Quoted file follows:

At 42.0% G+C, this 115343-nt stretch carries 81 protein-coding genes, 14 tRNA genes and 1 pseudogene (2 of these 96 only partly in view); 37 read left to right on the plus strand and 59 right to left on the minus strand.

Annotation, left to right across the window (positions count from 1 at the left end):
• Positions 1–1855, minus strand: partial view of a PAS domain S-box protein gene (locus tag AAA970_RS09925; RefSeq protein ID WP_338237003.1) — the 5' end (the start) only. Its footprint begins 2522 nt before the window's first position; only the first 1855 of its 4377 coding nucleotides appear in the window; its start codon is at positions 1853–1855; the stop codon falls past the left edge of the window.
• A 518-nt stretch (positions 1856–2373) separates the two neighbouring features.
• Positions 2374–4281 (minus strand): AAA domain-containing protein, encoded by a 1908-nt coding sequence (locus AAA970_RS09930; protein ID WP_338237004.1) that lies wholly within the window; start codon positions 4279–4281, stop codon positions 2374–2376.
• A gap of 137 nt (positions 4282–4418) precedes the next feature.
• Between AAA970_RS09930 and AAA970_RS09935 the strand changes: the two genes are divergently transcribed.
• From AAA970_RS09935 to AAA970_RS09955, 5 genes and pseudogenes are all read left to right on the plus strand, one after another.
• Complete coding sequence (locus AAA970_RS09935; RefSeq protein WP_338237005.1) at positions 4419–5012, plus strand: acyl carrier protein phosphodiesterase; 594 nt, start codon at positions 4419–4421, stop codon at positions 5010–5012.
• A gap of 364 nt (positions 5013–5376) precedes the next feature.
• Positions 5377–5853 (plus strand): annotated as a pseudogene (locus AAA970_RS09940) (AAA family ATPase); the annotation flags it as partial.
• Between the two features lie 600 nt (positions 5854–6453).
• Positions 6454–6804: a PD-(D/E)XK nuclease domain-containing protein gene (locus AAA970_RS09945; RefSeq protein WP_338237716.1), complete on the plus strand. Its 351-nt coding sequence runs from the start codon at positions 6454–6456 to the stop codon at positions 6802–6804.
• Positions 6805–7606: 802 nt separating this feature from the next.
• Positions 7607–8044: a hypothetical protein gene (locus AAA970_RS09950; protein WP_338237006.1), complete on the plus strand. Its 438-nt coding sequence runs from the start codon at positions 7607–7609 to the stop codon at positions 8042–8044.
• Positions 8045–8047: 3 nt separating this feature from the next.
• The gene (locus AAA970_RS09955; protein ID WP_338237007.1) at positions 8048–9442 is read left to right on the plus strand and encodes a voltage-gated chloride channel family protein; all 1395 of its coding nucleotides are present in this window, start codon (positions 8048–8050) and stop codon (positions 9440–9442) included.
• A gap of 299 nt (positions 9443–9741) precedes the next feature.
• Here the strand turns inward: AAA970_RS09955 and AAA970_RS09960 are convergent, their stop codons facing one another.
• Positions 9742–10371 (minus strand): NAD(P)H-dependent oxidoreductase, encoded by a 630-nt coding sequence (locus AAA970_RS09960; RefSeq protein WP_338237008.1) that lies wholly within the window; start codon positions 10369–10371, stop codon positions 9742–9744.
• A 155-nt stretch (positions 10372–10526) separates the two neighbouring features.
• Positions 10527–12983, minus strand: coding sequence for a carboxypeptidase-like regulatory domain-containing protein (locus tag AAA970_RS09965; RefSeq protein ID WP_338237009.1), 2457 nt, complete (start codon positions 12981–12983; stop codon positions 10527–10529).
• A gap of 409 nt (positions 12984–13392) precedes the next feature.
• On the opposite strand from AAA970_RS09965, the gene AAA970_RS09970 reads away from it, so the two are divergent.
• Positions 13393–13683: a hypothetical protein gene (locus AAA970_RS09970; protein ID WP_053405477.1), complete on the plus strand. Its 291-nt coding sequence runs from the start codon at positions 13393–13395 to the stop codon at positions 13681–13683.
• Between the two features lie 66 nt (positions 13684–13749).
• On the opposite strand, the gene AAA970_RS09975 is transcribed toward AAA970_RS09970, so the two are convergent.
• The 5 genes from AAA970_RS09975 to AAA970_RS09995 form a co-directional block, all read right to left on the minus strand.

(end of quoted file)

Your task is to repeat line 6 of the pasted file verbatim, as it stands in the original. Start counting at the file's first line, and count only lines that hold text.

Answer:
• A gap of 137 nt (positions 4282–4418) precedes the next feature.